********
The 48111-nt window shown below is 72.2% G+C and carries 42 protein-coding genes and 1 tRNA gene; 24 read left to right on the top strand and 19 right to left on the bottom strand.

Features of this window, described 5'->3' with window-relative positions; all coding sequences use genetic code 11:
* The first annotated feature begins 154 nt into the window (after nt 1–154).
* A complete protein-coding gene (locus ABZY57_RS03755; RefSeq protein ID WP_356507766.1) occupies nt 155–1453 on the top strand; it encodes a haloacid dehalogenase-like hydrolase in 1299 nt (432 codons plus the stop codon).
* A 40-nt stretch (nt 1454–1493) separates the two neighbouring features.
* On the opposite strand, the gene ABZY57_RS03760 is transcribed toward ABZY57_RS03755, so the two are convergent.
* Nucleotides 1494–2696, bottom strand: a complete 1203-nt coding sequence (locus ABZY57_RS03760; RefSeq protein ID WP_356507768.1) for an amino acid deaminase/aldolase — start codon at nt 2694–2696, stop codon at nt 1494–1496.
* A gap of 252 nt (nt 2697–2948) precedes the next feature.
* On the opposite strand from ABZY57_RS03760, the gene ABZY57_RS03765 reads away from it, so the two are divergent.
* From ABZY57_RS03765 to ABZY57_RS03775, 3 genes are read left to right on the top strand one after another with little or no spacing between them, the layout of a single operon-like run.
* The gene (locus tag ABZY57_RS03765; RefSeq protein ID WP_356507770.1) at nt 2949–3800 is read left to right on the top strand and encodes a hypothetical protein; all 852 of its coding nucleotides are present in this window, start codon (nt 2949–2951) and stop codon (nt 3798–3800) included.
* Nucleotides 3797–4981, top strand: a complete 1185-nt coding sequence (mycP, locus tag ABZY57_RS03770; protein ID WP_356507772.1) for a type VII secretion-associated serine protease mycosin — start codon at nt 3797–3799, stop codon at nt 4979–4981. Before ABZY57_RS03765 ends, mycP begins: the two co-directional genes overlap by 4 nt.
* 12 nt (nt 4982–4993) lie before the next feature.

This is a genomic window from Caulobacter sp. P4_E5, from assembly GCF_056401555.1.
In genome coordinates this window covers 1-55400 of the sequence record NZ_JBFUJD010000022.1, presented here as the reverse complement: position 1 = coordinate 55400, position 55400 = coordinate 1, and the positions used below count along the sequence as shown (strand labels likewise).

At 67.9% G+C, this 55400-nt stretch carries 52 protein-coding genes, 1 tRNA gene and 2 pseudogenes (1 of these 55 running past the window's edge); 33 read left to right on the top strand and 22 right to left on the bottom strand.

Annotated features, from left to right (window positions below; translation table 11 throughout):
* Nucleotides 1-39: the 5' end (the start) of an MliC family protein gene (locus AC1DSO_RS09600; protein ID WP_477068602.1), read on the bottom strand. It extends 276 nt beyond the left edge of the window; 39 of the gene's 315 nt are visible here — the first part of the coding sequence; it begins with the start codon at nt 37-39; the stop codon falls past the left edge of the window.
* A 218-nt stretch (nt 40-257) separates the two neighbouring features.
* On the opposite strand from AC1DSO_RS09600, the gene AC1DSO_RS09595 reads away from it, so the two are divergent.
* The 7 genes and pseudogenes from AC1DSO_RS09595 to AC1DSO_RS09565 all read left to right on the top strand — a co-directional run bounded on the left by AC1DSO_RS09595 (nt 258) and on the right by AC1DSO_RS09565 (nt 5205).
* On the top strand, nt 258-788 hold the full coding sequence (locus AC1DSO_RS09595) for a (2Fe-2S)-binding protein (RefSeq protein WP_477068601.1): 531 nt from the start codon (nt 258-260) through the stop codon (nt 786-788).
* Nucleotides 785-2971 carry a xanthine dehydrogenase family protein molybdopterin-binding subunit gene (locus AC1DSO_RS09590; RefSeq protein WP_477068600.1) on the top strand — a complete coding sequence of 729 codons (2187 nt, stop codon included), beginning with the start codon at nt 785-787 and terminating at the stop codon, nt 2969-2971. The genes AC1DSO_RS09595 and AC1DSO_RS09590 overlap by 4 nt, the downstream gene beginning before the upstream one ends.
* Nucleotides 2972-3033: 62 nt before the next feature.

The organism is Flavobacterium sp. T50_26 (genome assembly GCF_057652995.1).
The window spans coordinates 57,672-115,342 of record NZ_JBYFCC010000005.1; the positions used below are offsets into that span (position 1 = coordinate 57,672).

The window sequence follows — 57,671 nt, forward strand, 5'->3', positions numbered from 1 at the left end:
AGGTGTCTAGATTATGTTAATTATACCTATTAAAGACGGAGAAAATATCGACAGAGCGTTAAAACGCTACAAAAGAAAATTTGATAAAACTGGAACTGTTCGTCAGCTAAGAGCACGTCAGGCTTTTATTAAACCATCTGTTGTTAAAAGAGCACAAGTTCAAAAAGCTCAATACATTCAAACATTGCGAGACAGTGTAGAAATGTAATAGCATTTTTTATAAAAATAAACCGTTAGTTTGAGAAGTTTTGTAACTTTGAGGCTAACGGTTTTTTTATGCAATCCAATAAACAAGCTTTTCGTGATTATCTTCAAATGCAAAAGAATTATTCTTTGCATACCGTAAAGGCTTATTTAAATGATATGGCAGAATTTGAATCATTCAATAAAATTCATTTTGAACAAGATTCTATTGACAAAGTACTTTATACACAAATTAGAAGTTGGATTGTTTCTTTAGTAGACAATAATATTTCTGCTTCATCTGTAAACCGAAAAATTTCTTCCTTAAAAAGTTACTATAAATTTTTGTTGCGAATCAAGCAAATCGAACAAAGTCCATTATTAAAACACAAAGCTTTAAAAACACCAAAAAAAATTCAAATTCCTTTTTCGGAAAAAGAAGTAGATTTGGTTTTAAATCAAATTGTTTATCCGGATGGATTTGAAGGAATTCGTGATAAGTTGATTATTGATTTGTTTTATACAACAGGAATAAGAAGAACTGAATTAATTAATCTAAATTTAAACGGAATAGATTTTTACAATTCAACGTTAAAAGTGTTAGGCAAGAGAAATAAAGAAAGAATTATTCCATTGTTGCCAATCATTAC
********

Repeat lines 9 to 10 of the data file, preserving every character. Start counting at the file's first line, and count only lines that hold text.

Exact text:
* On the opposite strand from ABZY57_RS03760, the gene ABZY57_RS03765 reads away from it, so the two are divergent.
* From ABZY57_RS03765 to ABZY57_RS03775, 3 genes are read left to right on the top strand one after another with little or no spacing between them, the layout of a single operon-like run.